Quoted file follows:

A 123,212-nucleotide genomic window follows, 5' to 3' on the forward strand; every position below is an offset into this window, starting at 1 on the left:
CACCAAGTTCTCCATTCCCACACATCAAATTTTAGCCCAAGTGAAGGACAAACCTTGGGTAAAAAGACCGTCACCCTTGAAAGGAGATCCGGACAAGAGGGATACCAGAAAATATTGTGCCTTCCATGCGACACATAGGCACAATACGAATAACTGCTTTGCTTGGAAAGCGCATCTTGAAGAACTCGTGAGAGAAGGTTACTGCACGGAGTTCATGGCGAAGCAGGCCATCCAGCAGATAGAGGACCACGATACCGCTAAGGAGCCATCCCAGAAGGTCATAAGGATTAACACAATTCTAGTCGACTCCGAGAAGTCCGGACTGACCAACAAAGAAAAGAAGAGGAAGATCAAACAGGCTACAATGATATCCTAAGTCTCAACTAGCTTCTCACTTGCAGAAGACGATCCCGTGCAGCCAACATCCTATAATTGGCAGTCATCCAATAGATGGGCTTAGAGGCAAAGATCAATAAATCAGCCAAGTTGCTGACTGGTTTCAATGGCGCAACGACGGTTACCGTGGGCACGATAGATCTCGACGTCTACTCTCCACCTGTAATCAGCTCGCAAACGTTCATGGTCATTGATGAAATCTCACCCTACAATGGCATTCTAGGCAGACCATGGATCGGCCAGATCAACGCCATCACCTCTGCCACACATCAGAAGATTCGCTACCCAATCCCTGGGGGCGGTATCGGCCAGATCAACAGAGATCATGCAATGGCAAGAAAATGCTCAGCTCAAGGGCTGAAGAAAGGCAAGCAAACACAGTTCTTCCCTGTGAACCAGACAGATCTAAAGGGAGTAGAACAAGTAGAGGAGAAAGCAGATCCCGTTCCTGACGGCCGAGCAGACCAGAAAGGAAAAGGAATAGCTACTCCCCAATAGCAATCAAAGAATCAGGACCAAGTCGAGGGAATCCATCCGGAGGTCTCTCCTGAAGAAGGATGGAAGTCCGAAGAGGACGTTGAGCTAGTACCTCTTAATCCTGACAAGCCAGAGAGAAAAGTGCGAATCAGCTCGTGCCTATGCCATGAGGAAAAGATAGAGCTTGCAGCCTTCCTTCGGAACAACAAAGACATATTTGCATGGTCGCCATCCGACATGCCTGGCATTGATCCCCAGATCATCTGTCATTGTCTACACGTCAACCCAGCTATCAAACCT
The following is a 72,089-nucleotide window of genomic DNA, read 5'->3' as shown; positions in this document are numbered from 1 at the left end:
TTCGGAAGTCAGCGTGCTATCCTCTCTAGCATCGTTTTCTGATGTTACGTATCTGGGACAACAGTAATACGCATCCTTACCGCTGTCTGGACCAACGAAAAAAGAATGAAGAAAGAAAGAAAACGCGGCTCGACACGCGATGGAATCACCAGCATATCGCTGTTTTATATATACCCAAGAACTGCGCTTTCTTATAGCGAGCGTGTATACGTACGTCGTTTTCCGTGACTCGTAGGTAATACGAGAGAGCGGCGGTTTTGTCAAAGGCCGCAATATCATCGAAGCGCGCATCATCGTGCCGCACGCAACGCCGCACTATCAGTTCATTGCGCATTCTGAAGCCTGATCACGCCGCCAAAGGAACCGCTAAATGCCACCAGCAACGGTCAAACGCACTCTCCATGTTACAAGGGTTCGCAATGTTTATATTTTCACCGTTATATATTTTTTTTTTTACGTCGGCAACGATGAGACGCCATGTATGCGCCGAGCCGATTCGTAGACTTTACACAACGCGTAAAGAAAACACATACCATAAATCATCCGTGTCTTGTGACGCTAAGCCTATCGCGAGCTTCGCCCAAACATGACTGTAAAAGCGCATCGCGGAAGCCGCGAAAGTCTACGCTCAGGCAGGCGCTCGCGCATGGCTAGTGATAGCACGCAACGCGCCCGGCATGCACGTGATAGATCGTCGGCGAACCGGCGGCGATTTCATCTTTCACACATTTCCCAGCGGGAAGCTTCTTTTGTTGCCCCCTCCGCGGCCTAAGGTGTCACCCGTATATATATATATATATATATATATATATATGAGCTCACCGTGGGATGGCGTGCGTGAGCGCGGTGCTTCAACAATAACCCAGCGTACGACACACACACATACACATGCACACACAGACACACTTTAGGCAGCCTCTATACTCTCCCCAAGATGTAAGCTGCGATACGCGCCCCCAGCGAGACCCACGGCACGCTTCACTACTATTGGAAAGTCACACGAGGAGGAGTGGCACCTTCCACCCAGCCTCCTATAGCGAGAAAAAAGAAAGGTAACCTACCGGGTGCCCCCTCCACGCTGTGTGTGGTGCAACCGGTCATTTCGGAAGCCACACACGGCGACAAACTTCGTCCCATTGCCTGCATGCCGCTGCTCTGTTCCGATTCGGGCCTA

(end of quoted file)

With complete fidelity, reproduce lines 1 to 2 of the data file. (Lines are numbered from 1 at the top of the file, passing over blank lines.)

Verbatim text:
A 123,212-nucleotide genomic window follows, 5' to 3' on the forward strand; every position below is an offset into this window, starting at 1 on the left:
CACCAAGTTCTCCATTCCCACACATCAAATTTTAGCCCAAGTGAAGGACAAACCTTGGGTAAAAAGACCGTCACCCTTGAAAGGAGATCCGGACAAGAGGGATACCAGAAAATATTGTGCCTTCCATGCGACACATAGGCACAATACGAATAACTGCTTTGCTTGGAAAGCGCATCTTGAAGAACTCGTGAGAGAAGGTTACTGCACGGAGTTCATGGCGAAGCAGGCCATCCAGCAGATAGAGGACCACGATACCGCTAAGGAGCCATCCCAGAAGGTCATAAGGATTAACACAATTCTAGTCGACTCCGAGAAGTCCGGACTGACCAACAAAGAAAAGAAGAGGAAGATCAAACAGGCTACAATGATATCCTAAGTCTCAACTAGCTTCTCACTTGCAGAAGACGATCCCGTGCAGCCAACATCCTATAATTGGCAGTCATCCAATAGATGGGCTTAGAGGCAAAGATCAATAAATCAGCCAAGTTGCTGACTGGTTTCAATGGCGCAACGACGGTTACCGTGGGCACGATAGATCTCGACGTCTACTCTCCACCTGTAATCAGCTCGCAAACGTTCATGGTCATTGATGAAATCTCACCCTACAATGGCATTCTAGGCAGACCATGGATCGGCCAGATCAACGCCATCACCTCTGCCACACATCAGAAGATTCGCTACCCAATCCCTGGGGGCGGTATCGGCCAGATCAACAGAGATCATGCAATGGCAAGAAAATGCTCAGCTCAAGGGCTGAAGAAAGGCAAGCAAACACAGTTCTTCCCTGTGAACCAGACAGATCTAAAGGGAGTAGAACAAGTAGAGGAGAAAGCAGATCCCGTTCCTGACGGCCGAGCAGACCAGAAAGGAAAAGGAATAGCTACTCCCCAATAGCAATCAAAGAATCAGGACCAAGTCGAGGGAATCCATCCGGAGGTCTCTCCTGAAGAAGGATGGAAGTCCGAAGAGGACGTTGAGCTAGTACCTCTTAATCCTGACAAGCCAGAGAGAAAAGTGCGAATCAGCTCGTGCCTATGCCATGAGGAAAAGATAGAGCTTGCAGCCTTCCTTCGGAACAACAAAGACATATTTGCATGGTCGCCATCCGACATGCCTGGCATTGATCCCCAGATCATCTGTCATTGTCTACACGTCAACCCAGCTATCAAACCT